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New book details economic impact of ETH Zurich spin-offs

02.10.2008 - (idw) Eidgenössische Technische Hochschule Zürich (ETH Zürich)

ETH Zurich spin-offs create more jobs, have higher survival rates, attract more funding and provide higher returns on equity than the average of all Swiss start-ups, a recent study reveals. The study looked at 130 ETH Zu-rich spin-offs from 1998 to 2007. ETH Zurich spin-offs: survival and high returns

For their MSc in Finance thesis at the London Business School, Alexander Schläpfer and Ingvi Oskarsson produced a study of spin-offs, concentrating on the economic impact and success of those created by ETH Zurich. The study's results revealed that ETH Zurich spin-offs are more successful than other start-ups in Switzerland and highly beneficial to the local economy.

Economic impact

Between 1998 and 2007, ETH Zurich spun off 130 new companies. In 2007 alone 21 spin-offs were founded. It was a record year for ETH Zurich and one that put them on a level with Stanford University and MIT (Massachusetts Institute of Technology) in the US where some of the best-known university spin-offs have been created. Within the period studied only 68 percent of university-created spin-offs in the US survived versus 88 percent of ETH Zurich spin-offs: 115 of the 130 ETH Zurich spin-offs are still active.

When compared to start-ups in Switzerland, ETH Zurich spin-offs not only dem-onstrated significantly higher survival rates, but a higher level of job creation as well. Company clusters, common among technology companies, may be the reason. More than seven new jobs were created by every ETH Zurich spin-off, resulting in a total of 918 positions - nearly twice what the average Swiss start-up creates. Altogether, ETH Zurich spin-offs created approximately 1500 direct and indirect jobs between 1998 to 2007. A good portion of the positions were for highly qualified personnel, as over forty percent of spin-off employees are ETH Zurich graduates.

Risk capital key growth factor

One of the central revelations of the Schläpfer and Oskarsson study was that ETH Zurich spin-offs grew faster, created more jobs, attracted 6 times more Venture Capital/Angel backing, generated higher returns, and demonstrated lower rates of failure compared to the average of all Swiss start-up companies. Venture Capital (VC) and Business Angel backing appear to be key factors for spin-off growth and value creation.

Another revelation was the 37.5 percent pooled returns for Venture Capitalists and Business Angels who invested in a 'hypothetical fund' of ETH Zurich spin-offs. In the study's ten year period, the returns were clearly higher than the top quartile of US and European VC funds and represent abnormal returns (Alpha) of 20 to 25 percent over expected VC investment returns in Switzerland.

Investment was an area of clear difference between spin-offs from leading universities in the UK and those of ETH Zurich. Close to 60 percent of the UK spin-offs received VC / Business Angel backing versus 27 percent of ETH Zurich spin-offs. However, for ETH Zurich spin-offs that did receive backing, the amounts of investment raised were 20 percent higher than were those for the average UK spin-off.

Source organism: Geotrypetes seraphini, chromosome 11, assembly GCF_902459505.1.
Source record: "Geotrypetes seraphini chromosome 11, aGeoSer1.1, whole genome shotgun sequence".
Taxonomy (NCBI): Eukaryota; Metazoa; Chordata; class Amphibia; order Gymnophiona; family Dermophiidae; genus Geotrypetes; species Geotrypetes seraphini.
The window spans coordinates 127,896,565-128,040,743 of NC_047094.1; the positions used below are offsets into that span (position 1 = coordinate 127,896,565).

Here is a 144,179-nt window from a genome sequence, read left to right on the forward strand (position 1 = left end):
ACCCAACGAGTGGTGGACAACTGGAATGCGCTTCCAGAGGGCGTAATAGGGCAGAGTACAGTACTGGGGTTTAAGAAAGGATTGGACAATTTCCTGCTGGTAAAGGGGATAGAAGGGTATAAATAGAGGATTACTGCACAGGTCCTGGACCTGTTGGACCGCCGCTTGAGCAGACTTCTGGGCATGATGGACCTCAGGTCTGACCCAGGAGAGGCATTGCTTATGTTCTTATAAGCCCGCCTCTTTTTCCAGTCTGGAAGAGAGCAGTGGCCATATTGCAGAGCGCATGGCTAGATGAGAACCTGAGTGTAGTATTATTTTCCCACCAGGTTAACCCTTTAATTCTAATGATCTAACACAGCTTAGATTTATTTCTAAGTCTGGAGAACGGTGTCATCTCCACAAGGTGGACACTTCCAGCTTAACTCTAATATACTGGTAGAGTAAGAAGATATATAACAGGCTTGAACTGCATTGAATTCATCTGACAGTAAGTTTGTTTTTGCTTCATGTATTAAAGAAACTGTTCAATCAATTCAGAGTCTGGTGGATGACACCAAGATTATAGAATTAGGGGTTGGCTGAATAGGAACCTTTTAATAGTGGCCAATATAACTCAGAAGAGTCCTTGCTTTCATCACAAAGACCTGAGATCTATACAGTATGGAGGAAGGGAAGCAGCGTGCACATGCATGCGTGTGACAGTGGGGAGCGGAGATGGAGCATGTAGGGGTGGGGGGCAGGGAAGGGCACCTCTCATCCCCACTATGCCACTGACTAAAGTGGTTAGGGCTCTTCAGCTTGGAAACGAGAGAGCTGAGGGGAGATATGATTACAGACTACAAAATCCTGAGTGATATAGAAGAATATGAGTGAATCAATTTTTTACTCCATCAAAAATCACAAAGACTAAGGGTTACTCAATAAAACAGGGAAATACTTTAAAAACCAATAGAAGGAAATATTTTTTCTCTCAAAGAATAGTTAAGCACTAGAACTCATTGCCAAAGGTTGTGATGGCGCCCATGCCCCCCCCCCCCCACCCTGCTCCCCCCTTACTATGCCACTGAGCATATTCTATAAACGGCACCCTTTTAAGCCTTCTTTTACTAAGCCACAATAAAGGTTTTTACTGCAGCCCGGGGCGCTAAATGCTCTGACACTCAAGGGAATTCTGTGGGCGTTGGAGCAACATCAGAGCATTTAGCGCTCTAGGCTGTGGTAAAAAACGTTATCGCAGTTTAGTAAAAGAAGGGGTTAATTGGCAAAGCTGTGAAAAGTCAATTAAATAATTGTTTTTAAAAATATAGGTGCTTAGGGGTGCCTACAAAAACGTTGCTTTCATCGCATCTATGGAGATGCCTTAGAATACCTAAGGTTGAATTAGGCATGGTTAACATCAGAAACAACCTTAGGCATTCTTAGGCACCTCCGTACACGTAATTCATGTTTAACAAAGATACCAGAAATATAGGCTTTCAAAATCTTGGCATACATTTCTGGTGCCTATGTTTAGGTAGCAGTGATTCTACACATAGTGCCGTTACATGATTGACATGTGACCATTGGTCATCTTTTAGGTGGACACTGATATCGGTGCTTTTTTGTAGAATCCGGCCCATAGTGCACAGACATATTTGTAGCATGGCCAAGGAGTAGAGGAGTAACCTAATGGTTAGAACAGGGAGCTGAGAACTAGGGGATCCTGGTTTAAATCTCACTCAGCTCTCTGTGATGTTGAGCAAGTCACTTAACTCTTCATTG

Funding gap

Four major categories have in recent years emerged as most popular with Venture Capitalists and Business Angels: Life Sciences, IT, Communications and Cleantech. Only 54 percent of ETH Zurich spin-offs find themselves in these mainstream areas, and could be a reason for their lower amounts of VC and Business Angel backing (27%), the study said.

Yet, another notable result of the study revealed a funding gap that is experienced by ETH Zurich spin-offs in the important initial seed stage. It took just under two years from a first round of financing through, for example, personal networks, for the spin-offs to obtain their first VC or Business Angel backing.

Professor Peter Chen, ETH Zurich Vice President Research and Corporate Relations said that "ETH Zurich's spin-off success reflects an ongoing and funda-mental change in thinking that increasingly is entrepreneurial. We will continue to create and refine the conditions needed to found viable and competitive companies, and sharpen our focus on attracting more risk capital in the seed phase."

Areas for improvement

For the spin-offs to be able to increase both their proportion of and ability to compete for investment funds, Schläpfer and Oskarsson suggest that ETH Zurich expand its international network of contacts and deepen relationships with Venture Capitalists and Business Angels who are interested in investing in the fields of ETH Zurich technologies. The authors also recommended educating spin-off founders as early as possible on the extent to which venture capital can have a beneficial effect on the future success of their spin-off. ETH Zurich itself is encouraged to continue its practice of taking equity stakes at the start-up stage of incorporation in exchange for part of the normal license fees.

Literature reference : Oskarsson I., Schläpfer A., The performance of Spin-off companies at the Swiss Federal Institute of Technology Zurich. ETH transfer 2008.

To download related images, click on http://www.cc.ethz.ch/media/picturelibrary/news/spin


ETH transfer
ETH transfer provides support to members of the ETH Zurich community for all aspects of collaboration with industry, inventions, patents, licenses, and of course, the founding of ETH Zurich spin-offs. Newly minted company founders are advised, and brought into contact with a wide network of contacts. The availability of infrastructure is also facilitated. "Spin-offs, says Silvio Bonaccio, Head of ETH transfer, are very important vehicles to market ETH Zurich technologies and link science and business".
www.transfer.ethz.ch and www.spinoff.ethz.ch

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